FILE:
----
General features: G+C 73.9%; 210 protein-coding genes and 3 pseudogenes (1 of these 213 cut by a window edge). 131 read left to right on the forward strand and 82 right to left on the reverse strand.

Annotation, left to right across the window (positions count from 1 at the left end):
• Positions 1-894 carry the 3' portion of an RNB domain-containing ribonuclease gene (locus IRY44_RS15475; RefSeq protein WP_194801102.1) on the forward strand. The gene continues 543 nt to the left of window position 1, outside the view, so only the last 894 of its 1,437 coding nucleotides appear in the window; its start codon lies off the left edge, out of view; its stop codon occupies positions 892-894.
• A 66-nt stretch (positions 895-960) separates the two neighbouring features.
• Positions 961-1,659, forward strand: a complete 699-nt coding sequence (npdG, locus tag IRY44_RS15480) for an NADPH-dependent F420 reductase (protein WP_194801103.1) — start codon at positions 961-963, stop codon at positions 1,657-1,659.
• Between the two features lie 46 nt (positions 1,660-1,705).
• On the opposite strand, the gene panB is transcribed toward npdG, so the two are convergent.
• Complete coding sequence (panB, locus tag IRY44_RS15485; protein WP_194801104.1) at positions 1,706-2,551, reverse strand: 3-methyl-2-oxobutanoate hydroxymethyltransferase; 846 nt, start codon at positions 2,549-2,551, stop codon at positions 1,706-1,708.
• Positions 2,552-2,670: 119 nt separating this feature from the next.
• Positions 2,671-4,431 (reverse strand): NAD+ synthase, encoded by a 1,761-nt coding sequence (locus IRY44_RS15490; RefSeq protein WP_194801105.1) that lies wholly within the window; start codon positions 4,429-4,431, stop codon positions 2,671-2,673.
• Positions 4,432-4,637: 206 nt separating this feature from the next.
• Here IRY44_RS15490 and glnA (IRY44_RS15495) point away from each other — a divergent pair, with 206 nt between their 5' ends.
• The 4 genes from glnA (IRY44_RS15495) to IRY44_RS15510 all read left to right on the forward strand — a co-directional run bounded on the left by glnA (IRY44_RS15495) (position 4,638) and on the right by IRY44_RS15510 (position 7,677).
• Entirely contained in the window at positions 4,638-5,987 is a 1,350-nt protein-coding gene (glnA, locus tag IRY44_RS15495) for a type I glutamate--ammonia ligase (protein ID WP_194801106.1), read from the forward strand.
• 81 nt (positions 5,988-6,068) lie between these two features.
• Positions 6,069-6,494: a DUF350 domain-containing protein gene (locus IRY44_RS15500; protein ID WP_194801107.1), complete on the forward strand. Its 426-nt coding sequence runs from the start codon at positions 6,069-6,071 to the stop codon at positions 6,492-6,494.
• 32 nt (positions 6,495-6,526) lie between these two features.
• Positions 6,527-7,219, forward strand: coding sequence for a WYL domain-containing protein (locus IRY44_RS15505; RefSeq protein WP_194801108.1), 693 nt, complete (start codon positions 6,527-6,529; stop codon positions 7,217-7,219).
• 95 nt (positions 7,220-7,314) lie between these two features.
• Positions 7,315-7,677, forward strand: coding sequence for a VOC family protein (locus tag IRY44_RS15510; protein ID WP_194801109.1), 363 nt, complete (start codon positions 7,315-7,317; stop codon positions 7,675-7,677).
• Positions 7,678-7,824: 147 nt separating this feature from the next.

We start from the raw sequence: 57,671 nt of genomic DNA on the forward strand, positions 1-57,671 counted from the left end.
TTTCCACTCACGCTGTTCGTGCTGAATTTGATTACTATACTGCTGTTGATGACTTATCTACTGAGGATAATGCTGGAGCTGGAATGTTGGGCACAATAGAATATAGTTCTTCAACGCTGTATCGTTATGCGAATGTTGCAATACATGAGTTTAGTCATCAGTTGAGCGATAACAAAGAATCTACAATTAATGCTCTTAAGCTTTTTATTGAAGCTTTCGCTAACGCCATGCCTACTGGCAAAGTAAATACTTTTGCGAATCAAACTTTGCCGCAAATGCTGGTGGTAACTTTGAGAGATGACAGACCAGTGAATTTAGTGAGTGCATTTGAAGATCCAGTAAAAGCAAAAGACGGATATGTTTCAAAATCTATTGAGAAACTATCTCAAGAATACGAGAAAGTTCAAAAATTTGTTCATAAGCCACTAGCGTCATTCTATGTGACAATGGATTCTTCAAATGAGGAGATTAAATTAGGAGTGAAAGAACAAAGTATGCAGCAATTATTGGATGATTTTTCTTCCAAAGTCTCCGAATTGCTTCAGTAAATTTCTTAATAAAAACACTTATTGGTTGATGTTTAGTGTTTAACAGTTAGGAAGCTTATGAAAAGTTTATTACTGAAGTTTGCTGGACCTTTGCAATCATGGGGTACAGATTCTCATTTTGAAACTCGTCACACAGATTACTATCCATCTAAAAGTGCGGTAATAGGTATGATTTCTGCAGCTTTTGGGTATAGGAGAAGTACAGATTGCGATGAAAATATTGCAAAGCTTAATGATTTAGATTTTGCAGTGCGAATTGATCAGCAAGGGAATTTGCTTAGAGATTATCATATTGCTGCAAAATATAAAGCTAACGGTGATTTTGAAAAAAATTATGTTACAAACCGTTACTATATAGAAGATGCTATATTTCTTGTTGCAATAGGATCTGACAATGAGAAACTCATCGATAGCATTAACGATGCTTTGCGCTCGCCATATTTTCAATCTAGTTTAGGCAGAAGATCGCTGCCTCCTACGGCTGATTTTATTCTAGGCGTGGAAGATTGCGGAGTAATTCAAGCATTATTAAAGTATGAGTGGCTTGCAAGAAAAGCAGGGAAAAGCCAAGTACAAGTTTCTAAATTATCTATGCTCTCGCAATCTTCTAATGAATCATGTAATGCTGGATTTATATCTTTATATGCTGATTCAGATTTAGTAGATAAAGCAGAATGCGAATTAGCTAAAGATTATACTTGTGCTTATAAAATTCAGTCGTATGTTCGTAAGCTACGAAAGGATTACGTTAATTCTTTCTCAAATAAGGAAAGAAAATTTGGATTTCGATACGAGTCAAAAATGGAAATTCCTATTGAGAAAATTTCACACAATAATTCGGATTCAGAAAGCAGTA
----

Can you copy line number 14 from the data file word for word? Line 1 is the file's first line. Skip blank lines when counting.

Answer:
• Entirely contained in the window at positions 4,638-5,987 is a 1,350-nt protein-coding gene (glnA, locus tag IRY44_RS15495) for a type I glutamate--ammonia ligase (protein ID WP_194801106.1), read from the forward strand.